The hacktool rootkit is used by hackers and intruders to mask their un-sanctioned activities on a system. The rootkit Trojan allows hackers to maintain access to a computer that might otherwise be detected and blocked or removed. The rootkit may also contain software that allows the intruder to intercept and record data from network connections and even the keyboard. The term for the hack tool, rootkit, comes from the set of Unix tools that were originally used to hide the access point, allowing the "root" of their connection to remain without ever being detected. Though rootkits were originally developed only for Linux, now rootkits can be targeted not only at Linux, but at Solaris and Microsoft Windows operating systems as well. As rootkits have moved away from a purely Linux based attack, the term rootkit Trojan has also taken on a more general meaning to include any program that hides itself within a part of the operating system.
There are two different varieties of rootkits: kernel rootkits and application rootkits. Kernal rootkits add or replace code to hide the backdoor, while application rootkits replace application binaries and modify the behavior of the application.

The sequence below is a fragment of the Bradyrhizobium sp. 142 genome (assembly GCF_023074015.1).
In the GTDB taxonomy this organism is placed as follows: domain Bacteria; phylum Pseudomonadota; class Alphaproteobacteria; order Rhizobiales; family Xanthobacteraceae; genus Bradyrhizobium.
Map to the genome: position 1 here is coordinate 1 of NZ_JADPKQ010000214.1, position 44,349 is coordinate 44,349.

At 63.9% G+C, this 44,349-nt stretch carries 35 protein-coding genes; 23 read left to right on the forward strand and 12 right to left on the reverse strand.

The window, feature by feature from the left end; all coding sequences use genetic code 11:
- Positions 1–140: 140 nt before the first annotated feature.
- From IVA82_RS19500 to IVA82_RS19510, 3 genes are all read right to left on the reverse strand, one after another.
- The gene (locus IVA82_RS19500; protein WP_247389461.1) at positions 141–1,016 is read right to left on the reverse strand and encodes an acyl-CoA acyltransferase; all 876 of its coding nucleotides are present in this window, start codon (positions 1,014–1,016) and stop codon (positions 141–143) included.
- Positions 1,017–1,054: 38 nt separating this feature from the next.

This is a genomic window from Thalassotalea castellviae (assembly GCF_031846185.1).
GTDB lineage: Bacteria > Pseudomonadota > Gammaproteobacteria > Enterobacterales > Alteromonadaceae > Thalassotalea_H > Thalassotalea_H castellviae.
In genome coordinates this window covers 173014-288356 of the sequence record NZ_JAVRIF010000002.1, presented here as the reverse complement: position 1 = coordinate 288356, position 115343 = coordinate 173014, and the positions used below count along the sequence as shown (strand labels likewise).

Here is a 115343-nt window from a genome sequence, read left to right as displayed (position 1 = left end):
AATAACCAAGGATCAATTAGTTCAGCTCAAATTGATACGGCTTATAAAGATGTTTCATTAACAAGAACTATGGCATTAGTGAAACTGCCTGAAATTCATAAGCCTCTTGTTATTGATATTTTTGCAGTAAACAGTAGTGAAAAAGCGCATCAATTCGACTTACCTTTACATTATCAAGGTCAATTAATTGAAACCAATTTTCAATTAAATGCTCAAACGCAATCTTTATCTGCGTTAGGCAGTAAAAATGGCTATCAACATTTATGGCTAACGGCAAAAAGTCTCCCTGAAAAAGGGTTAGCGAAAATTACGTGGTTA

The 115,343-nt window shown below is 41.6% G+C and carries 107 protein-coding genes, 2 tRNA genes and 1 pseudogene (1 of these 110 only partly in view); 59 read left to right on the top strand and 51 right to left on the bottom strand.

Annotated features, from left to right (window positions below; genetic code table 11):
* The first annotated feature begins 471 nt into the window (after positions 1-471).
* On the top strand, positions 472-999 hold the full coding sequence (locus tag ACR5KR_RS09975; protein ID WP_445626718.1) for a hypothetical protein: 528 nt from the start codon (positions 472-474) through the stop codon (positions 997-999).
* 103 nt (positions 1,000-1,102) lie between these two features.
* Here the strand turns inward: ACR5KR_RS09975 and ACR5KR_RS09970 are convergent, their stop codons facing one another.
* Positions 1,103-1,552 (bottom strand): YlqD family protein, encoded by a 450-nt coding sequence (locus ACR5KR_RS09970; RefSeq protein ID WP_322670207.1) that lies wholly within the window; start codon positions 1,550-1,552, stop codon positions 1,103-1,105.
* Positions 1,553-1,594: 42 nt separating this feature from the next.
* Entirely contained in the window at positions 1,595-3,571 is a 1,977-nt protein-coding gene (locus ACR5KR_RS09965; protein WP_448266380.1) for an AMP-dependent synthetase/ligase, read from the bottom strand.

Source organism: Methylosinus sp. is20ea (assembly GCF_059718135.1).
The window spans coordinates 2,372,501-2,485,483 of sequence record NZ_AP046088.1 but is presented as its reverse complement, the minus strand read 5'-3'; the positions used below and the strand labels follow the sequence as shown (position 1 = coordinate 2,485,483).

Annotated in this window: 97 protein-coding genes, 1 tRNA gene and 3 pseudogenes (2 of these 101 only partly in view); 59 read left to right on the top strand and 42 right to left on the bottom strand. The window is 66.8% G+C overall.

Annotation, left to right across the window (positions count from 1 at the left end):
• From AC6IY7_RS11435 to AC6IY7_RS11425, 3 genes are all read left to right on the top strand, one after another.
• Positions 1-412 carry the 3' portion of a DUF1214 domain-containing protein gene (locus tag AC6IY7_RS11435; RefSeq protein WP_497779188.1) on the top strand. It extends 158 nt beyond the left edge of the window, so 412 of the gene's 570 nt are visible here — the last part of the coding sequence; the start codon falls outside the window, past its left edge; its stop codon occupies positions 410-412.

Rootkit removal is notoriously difficult to accomplish because the rootkit manages to work as a part of the operating system. Removal and Reinstallation of the operating system is quite definitely the easiest way to gain back control of a computer infested with a rootkit. The obvious problem with this approach is that all data not backed up on an alternative media will be lost. However rootkit removal is possible given the right procedure. The method most likely to work is to shut down the system and then boot from another device, for example a CD or a Flash Drive. Since the operating system the rootkit is hidden in is shut down the hacktool rootkit can no longer hide itself and is easily noticed by antivirus software on the other device. To combat this method some rootkits will stop working while the scan is taking place, thereby attempting to hide from the anti-virus software. Aside from standard anti-virus software there are some programs designed specifically to detect rootkits. These include "chkrootkit" and "rkhunter" for Unix operating systems and "Blacklight", "UnHackMe", and "Rootkit Revealer" for Windows operating systems.
Every time an unsuspecting user unintentionally runs the hacktool rootkit the rootkit checks to make sure its connections are still present and shielded. Thus the rootkit is self- perpetuating. As a hacktool the rootkit is indespensible since it allows the intruder to maintain a connection undetected by the user. Without such shielding the backdoor would be easily noticed and removed by the user.
Aside from spreading from Linux to Windows and Solaris rootkits have also begun to be used by other types of viruses. For instance, some spyware programs are also beginning to use the hacktool rootkit to hide from anti-spyware programs.